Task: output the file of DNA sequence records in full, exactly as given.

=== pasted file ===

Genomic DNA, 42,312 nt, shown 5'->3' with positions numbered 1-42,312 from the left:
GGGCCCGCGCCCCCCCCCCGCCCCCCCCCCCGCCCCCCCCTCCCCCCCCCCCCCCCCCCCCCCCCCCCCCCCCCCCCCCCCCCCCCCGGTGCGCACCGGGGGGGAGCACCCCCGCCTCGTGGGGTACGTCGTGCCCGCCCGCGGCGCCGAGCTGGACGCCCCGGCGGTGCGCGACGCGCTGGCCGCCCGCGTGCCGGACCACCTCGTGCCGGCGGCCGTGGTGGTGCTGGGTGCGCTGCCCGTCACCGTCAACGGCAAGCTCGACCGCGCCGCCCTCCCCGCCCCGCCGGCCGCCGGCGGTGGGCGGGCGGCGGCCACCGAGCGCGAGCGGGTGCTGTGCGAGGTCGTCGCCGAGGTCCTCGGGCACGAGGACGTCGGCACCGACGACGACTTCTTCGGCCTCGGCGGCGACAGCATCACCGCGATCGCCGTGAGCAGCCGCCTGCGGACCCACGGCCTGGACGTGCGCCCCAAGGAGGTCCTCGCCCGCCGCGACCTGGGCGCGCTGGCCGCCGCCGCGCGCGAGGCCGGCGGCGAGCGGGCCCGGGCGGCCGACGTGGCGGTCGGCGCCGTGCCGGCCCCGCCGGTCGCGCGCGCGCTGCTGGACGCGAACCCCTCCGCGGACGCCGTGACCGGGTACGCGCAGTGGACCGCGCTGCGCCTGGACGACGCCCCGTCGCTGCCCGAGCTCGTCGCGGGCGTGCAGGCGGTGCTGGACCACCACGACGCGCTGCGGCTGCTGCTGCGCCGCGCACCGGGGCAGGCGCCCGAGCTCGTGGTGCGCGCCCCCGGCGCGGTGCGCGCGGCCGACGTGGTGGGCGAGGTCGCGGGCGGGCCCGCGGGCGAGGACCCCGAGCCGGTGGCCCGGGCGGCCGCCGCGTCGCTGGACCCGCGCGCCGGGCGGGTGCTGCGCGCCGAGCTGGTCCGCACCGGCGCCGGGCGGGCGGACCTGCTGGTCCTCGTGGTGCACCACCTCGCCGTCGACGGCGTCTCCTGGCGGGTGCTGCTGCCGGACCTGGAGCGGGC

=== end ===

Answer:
Genomic DNA, 42,312 nt, shown 5'->3' with positions numbered 1-42,312 from the left:
GGGCCCGCGCCCCCCCCCCGCCCCCCCCCCCGCCCCCCCCTCCCCCCCCCCCCCCCCCCCCCCCCCCCCCCCCCCCCCCCCCCCCCCGGTGCGCACCGGGGGGGAGCACCCCCGCCTCGTGGGGTACGTCGTGCCCGCCCGCGGCGCCGAGCTGGACGCCCCGGCGGTGCGCGACGCGCTGGCCGCCCGCGTGCCGGACCACCTCGTGCCGGCGGCCGTGGTGGTGCTGGGTGCGCTGCCCGTCACCGTCAACGGCAAGCTCGACCGCGCCGCCCTCCCCGCCCCGCCGGCCGCCGGCGGTGGGCGGGCGGCGGCCACCGAGCGCGAGCGGGTGCTGTGCGAGGTCGTCGCCGAGGTCCTCGGGCACGAGGACGTCGGCACCGACGACGACTTCTTCGGCCTCGGCGGCGACAGCATCACCGCGATCGCCGTGAGCAGCCGCCTGCGGACCCACGGCCTGGACGTGCGCCCCAAGGAGGTCCTCGCCCGCCGCGACCTGGGCGCGCTGGCCGCCGCCGCGCGCGAGGCCGGCGGCGAGCGGGCCCGGGCGGCCGACGTGGCGGTCGGCGCCGTGCCGGCCCCGCCGGTCGCGCGCGCGCTGCTGGACGCGAACCCCTCCGCGGACGCCGTGACCGGGTACGCGCAGTGGACCGCGCTGCGCCTGGACGACGCCCCGTCGCTGCCCGAGCTCGTCGCGGGCGTGCAGGCGGTGCTGGACCACCACGACGCGCTGCGGCTGCTGCTGCGCCGCGCACCGGGGCAGGCGCCCGAGCTCGTGGTGCGCGCCCCCGGCGCGGTGCGCGCGGCCGACGTGGTGGGCGAGGTCGCGGGCGGGCCCGCGGGCGAGGACCCCGAGCCGGTGGCCCGGGCGGCCGCCGCGTCGCTGGACCCGCGCGCCGGGCGGGTGCTGCGCGCCGAGCTGGTCCGCACCGGCGCCGGGCGGGCGGACCTGCTGGTCCTCGTGGTGCACCACCTCGCCGTCGACGGCGTCTCCTGGCGGGTGCTGCTGCCGGACCTGGAGCGGGC